The first commercial wind farm to generate power in the UK has turned 25.
The Delabole onshore wind farm located in Cornwall came online on this day in 1991.
It consisted of 10 turbines with a capacity of 400kW each totalling 4MW. It powered 2,700 homes per year.
The project, now owned by Good Energy, has since been upgraded and now consists of four turbines totalling 9.2MW.
The company claims since 1991, the wind farm has generated more than 340GWh of renewable electricity – enough power to boil 3.4 billion kettles and cook more than 40 million Christmas turkeys
Good Energy’s Chief Executive Juliet Davenport said: “This is an incredible achievement for the renewable industry and a big moment for Delabole. Since the turbines started turning, renewable technologies have come a long way, with wind power generating a record-breaking 12% of the UK’s electricity in 2015.”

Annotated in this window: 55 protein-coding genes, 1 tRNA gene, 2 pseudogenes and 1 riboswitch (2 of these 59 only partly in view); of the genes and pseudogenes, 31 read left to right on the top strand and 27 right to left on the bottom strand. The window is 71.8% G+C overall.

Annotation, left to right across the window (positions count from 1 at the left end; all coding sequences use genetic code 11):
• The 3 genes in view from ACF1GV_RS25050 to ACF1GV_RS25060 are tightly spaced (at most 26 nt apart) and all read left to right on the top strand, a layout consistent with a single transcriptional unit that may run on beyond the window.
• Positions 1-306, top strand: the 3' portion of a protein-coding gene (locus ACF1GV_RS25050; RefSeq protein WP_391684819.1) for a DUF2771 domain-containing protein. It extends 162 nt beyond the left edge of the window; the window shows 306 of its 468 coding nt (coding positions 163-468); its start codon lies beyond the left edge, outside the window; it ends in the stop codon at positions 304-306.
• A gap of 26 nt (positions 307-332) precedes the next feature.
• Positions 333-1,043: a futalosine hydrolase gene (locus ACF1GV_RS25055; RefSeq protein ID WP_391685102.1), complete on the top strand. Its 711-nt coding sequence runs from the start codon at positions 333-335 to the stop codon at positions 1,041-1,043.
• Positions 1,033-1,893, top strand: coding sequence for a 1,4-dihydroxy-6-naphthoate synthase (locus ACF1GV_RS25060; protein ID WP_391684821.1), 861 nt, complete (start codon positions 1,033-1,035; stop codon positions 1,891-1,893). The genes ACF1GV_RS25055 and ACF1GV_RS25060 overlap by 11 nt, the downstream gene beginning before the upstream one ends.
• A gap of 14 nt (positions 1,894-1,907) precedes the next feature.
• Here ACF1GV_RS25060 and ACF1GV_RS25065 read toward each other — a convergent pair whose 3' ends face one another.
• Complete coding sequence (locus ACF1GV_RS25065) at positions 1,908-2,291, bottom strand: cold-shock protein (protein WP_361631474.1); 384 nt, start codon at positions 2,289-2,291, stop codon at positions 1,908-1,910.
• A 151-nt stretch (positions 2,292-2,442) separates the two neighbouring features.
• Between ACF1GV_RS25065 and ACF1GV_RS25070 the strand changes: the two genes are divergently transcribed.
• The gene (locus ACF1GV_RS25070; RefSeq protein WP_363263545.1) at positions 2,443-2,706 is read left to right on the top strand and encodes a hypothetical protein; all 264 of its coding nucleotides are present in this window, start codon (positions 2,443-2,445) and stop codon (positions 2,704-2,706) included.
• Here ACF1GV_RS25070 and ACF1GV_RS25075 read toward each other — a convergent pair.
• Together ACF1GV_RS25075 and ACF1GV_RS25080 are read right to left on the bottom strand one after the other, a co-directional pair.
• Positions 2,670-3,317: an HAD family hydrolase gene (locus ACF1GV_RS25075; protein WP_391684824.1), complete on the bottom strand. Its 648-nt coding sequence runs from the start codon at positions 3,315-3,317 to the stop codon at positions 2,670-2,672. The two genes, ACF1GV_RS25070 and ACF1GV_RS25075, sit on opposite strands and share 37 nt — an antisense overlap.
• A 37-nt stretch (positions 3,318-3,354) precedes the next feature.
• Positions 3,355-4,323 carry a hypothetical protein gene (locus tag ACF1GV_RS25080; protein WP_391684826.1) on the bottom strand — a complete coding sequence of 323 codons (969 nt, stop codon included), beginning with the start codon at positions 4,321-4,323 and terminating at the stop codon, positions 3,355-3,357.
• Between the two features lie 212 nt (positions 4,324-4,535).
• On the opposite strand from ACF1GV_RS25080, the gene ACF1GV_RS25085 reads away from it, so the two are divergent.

Renewable UK welcomed the news and claimed there are now more than 1,000 commercial-scale UK wind energy projects operating onshore and offshore, meeting the annual electricity needs of more than 9,500,000 homes.
Executive Director Emma Pinchbeck said: “1991 was a year for innovation: in the spring a British scientist introduced the worldwide web and by Christmas, Delabole’s first turbines were turning. And just as the dawn of the internet has changed how we communicate, so renewables are revolutionising the way we generate electricity, replacing old technology with new”.
In the past quarter of a century, onshore and offshore wind energy in the UK has generated more than 185 million MWh – enough to power more than three-quarters of a billion computers for a year.